ActivitiesSnorkelingSt John Beaches

Snorkeling 101 & protecting our coral reefs

Snorkeling Guide
Snorkeling is one of the top activities on St John. Each year thousands of visitors step into our waters to discover the amazing variety and beauty of the reefs and marine eco systems that surround our island. And that’s where the trouble starts. With so much “traffic” it is imperative that each and every one of us tries to mitigate our impact on these sometimes fragile environments.

Snorkeling 101 mask and finsThat’s where you come in.
Learning and teaching some snorkeling basics can go a long way toward protecting the corals and sea creatures of St John.

Numer onePROPER FIT OF MASK, FINS and SNORKEL. Struggling with ill-fitting gear probably causes more people to stand on or damage coral than any other factor. Not sure how it should fit? Ask for assistance at one of the many retail outlets on island or consider a snorkeling excursion where the boats guide will give you invaluable info on choosing and using snorkeling gear.

number 2 destination St JohnDO NOT TOUCH – as tempting as it may be there are lots of coral and marine life that can sting! And if that’s not reason enough to look-not-touch then consider the life of that creature. The coral reefs are teaming with bacteria and many creatures have developed a complex mucus that covers their skin for protection. When you touch them – you remove this layer of protection and could cause disease.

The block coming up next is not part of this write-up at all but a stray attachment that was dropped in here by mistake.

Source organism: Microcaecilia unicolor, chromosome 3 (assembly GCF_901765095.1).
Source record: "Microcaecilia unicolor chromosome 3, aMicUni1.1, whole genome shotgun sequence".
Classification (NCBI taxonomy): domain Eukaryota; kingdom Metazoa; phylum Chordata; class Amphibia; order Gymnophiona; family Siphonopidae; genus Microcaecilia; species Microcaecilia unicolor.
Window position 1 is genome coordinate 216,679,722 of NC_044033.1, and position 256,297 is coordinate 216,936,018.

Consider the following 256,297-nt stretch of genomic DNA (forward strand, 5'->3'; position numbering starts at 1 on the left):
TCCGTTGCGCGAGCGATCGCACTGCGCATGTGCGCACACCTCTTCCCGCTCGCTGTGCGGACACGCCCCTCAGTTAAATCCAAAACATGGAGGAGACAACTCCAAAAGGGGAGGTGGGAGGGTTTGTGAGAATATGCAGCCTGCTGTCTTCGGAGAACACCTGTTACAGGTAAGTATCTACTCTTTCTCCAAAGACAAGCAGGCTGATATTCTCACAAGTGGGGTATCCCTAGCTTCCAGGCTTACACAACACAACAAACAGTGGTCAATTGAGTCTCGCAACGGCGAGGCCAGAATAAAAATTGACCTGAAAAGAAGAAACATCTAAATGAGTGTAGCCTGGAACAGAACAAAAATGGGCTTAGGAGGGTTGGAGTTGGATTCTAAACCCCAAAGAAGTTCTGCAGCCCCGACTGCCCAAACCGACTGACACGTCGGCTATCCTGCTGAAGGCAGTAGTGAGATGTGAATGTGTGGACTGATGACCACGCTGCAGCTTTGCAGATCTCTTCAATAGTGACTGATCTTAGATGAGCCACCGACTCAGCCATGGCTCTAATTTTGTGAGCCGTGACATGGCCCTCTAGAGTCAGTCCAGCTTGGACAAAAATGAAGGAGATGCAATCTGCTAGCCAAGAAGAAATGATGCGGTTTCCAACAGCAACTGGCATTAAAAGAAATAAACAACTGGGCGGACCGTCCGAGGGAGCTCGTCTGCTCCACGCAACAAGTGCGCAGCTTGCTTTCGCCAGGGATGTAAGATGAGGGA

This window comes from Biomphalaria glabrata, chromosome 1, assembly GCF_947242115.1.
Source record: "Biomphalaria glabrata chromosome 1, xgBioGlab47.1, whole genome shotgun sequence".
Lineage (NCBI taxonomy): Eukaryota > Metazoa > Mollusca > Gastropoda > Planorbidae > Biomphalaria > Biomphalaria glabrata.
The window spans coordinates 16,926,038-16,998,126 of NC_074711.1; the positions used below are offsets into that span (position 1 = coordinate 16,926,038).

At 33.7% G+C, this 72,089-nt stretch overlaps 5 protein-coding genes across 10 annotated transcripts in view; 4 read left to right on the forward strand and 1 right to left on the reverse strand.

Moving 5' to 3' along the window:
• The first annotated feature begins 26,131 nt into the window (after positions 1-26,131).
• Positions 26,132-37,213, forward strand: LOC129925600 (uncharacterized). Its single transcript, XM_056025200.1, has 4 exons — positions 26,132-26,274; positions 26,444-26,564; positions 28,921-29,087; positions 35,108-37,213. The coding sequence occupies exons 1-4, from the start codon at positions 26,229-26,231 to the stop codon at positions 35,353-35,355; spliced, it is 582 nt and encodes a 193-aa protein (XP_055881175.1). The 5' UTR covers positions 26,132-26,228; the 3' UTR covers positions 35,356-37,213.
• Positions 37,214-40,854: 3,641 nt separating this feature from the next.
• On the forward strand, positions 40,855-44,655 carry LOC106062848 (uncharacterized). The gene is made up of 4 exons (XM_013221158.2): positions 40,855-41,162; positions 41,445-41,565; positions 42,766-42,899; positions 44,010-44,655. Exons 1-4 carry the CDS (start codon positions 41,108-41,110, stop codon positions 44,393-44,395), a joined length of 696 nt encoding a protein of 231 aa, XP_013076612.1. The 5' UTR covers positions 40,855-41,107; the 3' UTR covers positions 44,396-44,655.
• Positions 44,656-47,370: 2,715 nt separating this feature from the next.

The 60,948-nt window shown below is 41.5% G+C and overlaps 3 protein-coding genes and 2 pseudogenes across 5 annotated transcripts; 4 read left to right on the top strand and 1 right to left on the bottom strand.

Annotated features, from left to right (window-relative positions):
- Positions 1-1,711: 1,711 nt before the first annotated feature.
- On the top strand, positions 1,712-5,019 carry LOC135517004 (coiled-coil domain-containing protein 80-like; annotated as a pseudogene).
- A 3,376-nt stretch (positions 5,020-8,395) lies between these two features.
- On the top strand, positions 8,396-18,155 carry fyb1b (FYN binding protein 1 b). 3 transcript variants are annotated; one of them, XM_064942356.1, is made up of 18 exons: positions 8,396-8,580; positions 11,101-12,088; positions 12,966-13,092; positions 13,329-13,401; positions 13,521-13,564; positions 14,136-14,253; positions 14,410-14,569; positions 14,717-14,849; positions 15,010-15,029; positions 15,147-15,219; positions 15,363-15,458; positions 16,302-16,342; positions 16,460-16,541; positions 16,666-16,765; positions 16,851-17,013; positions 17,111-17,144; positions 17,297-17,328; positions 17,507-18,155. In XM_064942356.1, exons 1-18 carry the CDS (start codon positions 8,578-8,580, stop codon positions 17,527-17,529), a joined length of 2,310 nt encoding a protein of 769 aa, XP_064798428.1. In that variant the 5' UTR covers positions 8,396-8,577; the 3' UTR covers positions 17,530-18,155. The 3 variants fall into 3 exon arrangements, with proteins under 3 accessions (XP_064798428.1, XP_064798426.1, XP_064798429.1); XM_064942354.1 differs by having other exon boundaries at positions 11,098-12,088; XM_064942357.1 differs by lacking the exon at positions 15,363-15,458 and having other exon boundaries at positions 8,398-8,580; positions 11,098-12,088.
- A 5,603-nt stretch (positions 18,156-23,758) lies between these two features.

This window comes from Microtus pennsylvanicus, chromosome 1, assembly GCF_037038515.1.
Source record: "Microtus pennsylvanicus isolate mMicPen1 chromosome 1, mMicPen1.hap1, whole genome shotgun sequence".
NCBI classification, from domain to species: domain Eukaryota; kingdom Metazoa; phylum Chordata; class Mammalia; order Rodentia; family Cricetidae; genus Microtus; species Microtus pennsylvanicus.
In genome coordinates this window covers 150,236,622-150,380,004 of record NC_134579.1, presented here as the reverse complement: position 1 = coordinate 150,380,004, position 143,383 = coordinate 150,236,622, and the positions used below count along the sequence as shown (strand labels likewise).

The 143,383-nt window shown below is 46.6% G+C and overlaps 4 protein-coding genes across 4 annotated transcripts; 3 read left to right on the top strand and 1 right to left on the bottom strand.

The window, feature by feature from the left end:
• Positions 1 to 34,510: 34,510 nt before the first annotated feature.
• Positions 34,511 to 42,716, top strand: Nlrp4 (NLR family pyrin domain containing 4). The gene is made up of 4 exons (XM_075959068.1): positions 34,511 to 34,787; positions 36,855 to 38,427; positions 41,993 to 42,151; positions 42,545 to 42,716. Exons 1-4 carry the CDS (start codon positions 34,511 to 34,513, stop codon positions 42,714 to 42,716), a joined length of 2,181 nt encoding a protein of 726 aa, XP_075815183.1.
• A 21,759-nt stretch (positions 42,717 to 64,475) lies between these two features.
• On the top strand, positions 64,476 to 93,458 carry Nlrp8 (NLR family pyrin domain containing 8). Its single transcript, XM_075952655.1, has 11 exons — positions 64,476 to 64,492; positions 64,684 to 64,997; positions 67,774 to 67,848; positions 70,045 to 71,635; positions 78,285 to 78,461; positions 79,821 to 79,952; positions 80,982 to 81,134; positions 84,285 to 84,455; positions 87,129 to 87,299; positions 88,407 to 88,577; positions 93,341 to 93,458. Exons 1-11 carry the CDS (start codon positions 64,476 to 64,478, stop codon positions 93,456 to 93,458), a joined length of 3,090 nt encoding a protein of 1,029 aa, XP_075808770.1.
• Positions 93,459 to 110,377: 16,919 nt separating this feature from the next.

Voted number 3 St John destinationDO NOT STAND ON CORAL HEADS – sounds obvious but I’ve seen too many people stand on coral to adjust their mask or take a break from swimming! The damage this causes takes years to rebuild. If you’re an inexperienced snorkeler or poor swimmer – consider using some sort of floatation device so that you can enjoy the view safely. If you must stand – find a sandy spot and adjust equipment or rest.

number-fourDO NOT STIR UP SEDIMENT/SAND – it can settle on corals and sponges and literally suffocate and starve them to death. Always maintain a good distance between you and the bottom and remember – those fins extend well beyond your foot! Consider using the short fins – they’re easier to walk in and there’s less chance they’ll strike coral as you explore the shallow reefs.

Corals take years to grow under optimal conditions. With the world’s oceans warming and pollution and human activities putting pressure on our coral reef systems – it’s more important than ever to take a few basic steps to reduce our impact on St John’s coral reefs and marine life so that they may be enjoyed for generations to come!


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